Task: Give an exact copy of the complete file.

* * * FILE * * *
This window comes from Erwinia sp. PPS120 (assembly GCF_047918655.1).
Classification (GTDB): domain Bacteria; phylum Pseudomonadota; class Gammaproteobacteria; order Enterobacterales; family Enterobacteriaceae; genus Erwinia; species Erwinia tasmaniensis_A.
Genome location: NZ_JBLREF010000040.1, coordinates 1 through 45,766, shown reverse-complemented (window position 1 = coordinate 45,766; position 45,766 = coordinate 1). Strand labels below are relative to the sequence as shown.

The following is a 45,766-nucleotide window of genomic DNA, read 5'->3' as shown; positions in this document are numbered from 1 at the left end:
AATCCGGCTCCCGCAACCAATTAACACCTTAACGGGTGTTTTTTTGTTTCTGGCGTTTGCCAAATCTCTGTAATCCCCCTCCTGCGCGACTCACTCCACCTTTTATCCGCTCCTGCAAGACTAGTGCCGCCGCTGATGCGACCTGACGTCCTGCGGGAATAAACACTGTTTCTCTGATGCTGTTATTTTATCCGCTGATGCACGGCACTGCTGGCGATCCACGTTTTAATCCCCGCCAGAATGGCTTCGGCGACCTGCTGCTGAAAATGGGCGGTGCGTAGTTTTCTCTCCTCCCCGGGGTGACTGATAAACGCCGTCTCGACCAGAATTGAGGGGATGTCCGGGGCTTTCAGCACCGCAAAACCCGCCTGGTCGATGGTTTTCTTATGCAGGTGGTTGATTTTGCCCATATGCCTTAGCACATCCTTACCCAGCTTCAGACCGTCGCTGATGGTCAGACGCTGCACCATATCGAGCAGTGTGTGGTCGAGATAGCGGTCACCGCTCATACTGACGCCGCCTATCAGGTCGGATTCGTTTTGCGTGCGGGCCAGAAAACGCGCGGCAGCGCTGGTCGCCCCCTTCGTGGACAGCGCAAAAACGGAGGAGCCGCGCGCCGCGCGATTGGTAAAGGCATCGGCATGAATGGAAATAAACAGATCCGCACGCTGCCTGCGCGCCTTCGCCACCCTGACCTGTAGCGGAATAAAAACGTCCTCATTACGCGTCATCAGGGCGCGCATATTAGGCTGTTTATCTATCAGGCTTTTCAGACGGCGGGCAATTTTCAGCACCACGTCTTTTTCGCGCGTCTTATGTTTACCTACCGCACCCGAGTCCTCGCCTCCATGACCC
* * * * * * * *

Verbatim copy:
This window comes from Erwinia sp. PPS120 (assembly GCF_047918655.1).
Classification (GTDB): domain Bacteria; phylum Pseudomonadota; class Gammaproteobacteria; order Enterobacterales; family Enterobacteriaceae; genus Erwinia; species Erwinia tasmaniensis_A.
Genome location: NZ_JBLREF010000040.1, coordinates 1 through 45,766, shown reverse-complemented (window position 1 = coordinate 45,766; position 45,766 = coordinate 1). Strand labels below are relative to the sequence as shown.

The following is a 45,766-nucleotide window of genomic DNA, read 5'->3' as shown; positions in this document are numbered from 1 at the left end:
AATCCGGCTCCCGCAACCAATTAACACCTTAACGGGTGTTTTTTTGTTTCTGGCGTTTGCCAAATCTCTGTAATCCCCCTCCTGCGCGACTCACTCCACCTTTTATCCGCTCCTGCAAGACTAGTGCCGCCGCTGATGCGACCTGACGTCCTGCGGGAATAAACACTGTTTCTCTGATGCTGTTATTTTATCCGCTGATGCACGGCACTGCTGGCGATCCACGTTTTAATCCCCGCCAGAATGGCTTCGGCGACCTGCTGCTGAAAATGGGCGGTGCGTAGTTTTCTCTCCTCCCCGGGGTGACTGATAAACGCCGTCTCGACCAGAATTGAGGGGATGTCCGGGGCTTTCAGCACCGCAAAACCCGCCTGGTCGATGGTTTTCTTATGCAGGTGGTTGATTTTGCCCATATGCCTTAGCACATCCTTACCCAGCTTCAGACCGTCGCTGATGGTCAGACGCTGCACCATATCGAGCAGTGTGTGGTCGAGATAGCGGTCACCGCTCATACTGACGCCGCCTATCAGGTCGGATTCGTTTTGCGTGCGGGCCAGAAAACGCGCGGCAGCGCTGGTCGCCCCCTTCGTGGACAGCGCAAAAACGGAGGAGCCGCGCGCCGCGCGATTGGTAAAGGCATCGGCATGAATGGAAATAAACAGATCCGCACGCTGCCTGCGCGCCTTCGCCACCCTGACCTGTAGCGGAATAAAAACGTCCTCATTACGCGTCATCAGGGCGCGCATATTAGGCTGTTTATCTATCAGGCTTTTCAGACGGCGGGCAATTTTCAGCACCACGTCTTTTTCGCGCGTCTTATGTTTACCTACCGCACCCGAGTCCTCGCCTCCATGACCC